Scientists Use Brain Implant to Cure Woman’s Severe Depression

A woman who had exhausted all other options of treating her depression claims her life has become infinitely better since having a matchbox-sized implanted into her skull.

Having holes drilled into your skull and electrical wires connected directly to your brain sounds like a daunting proposition for most people, but for Sarah, a 36-year-old woman who had been battling depression for years, it was a desperate attempt to get back to a normal life. For years, she had been battling severe depression, and all other treatments, including anti-depressants and electroconvulsive therapy, had failed. Anything was better than the darkness she had been experiencing, and getting a brain implant proved a winning bet, as she has now been depression-free for over a year.

Photo: Gerd Altmann/Pixabay

“I had exhausted all possible treatment options,” Sarah told the BBC. “My daily life had become so restricted. I felt tortured each day. I barely moved or did anything. When I was in the depths of depression all I saw is what was ugly.”

But when the implant was turned on for the first time, everything changed. It all started with a day-long surgery that involved drilling holes into her skull through which electrical wires were connected directly to her brain. The unit containing the battery and the pulse generator was tucked into the bone, right under her scalp.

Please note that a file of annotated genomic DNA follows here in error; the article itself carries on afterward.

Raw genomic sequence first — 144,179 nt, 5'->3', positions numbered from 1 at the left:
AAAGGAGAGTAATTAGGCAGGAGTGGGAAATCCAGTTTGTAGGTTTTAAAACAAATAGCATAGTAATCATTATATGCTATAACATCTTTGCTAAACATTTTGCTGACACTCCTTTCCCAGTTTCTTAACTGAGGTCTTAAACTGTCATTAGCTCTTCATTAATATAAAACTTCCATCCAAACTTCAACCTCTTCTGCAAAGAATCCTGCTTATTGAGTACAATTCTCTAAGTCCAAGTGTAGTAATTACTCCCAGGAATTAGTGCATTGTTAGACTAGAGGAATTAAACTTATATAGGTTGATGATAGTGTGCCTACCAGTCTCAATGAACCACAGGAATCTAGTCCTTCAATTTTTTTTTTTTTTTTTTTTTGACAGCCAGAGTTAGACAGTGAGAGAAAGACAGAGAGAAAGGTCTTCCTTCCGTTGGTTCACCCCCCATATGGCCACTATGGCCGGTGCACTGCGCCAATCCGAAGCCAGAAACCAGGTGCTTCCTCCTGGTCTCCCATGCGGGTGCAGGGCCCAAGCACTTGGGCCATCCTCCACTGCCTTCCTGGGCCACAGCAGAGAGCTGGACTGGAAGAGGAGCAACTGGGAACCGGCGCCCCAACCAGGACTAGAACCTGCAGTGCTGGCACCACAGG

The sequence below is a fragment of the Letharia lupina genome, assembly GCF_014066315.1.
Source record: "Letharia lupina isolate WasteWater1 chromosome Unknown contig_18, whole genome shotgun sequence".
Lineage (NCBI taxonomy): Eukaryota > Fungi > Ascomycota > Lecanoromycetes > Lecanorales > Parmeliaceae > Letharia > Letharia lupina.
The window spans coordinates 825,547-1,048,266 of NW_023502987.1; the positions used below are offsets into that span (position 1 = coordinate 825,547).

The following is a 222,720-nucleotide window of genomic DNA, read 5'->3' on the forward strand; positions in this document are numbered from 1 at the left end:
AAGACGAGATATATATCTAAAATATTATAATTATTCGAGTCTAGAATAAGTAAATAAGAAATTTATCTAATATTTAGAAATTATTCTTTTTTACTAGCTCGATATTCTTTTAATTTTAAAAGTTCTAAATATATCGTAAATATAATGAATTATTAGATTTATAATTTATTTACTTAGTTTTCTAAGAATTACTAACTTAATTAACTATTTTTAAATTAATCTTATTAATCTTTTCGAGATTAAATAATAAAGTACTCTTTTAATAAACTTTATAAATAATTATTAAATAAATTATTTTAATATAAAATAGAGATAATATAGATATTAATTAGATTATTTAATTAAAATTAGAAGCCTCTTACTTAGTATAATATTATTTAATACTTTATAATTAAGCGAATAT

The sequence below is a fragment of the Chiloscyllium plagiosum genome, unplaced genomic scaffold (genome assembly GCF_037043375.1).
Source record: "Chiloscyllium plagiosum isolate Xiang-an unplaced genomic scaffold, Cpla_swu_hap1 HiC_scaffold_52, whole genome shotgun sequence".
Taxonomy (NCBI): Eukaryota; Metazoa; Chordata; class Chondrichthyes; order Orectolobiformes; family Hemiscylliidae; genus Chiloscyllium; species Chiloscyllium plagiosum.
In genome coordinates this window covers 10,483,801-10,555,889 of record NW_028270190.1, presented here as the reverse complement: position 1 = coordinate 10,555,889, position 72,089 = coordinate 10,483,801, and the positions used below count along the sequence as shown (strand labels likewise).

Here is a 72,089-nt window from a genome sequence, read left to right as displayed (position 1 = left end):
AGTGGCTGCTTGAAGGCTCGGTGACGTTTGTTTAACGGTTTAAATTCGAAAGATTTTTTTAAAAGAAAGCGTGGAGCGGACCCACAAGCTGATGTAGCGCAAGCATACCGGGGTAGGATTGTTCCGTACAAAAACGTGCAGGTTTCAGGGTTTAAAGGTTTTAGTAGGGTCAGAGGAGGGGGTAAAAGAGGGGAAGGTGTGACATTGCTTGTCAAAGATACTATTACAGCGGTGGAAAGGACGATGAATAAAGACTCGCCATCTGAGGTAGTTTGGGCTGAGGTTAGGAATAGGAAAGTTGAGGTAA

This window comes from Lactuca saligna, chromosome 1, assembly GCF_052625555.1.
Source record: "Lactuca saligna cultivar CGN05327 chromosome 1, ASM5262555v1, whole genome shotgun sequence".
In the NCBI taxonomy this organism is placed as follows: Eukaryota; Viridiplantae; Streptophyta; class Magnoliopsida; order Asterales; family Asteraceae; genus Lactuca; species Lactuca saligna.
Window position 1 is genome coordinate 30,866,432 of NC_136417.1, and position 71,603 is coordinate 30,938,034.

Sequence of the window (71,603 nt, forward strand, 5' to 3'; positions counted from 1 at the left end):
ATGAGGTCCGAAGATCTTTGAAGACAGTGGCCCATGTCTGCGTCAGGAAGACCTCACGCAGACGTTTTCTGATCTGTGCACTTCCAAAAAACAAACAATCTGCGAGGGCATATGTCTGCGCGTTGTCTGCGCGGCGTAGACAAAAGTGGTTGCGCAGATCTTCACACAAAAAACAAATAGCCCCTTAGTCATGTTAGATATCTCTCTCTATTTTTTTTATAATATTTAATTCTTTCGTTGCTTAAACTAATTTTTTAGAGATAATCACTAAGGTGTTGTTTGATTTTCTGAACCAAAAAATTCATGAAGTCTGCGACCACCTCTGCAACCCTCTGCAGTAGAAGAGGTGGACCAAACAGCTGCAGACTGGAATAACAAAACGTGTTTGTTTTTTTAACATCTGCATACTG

“We found one location, which is an area called the ventral striatum, where stimulation consistently eliminated her feelings of depression,” researcher Dr. Katherine Scangos said. “And we also found a brain activity area in the amygdala that could predict when her symptoms were most severe.”

Photo: Robina Weermeijer/Unsplash

Sarah’s implant is technically always on, but it constantly monitors her brain activity and only delivers an electrical impulse when it senses that she needs it. The woman says that she can’t feel the impulse, but she can generally tell that it happened within 15 minutes, as it makes her feel more alert, energetic, and more positive.

“When the implant was first turned on, my life took an immediate upward turn,” Sarah claims. “My life was pleasant again. Within a few weeks, the suicidal thoughts disappeared. The device has kept my depression at bay, allowing me to return to my best self and rebuild a life worth living.”

Sarah is the first person to ever be fitted with this sort of brain implant, and despite her case being considered a success, it is not a demonstration of efficacy. Doctors are now trying to recruit new volunteers for similar procedures, in hopes of finding a new treatment for depression.

Photo: Olga Kononenko/Unsplash

“Although this kind of highly invasive surgical procedure would only ever be used in the most severe patients with intractable symptoms, it is an exciting step forward due to the bespoke nature of the stimulation,” Prof. Jonathan Roiser, a neuroscience expert at University College London, said.

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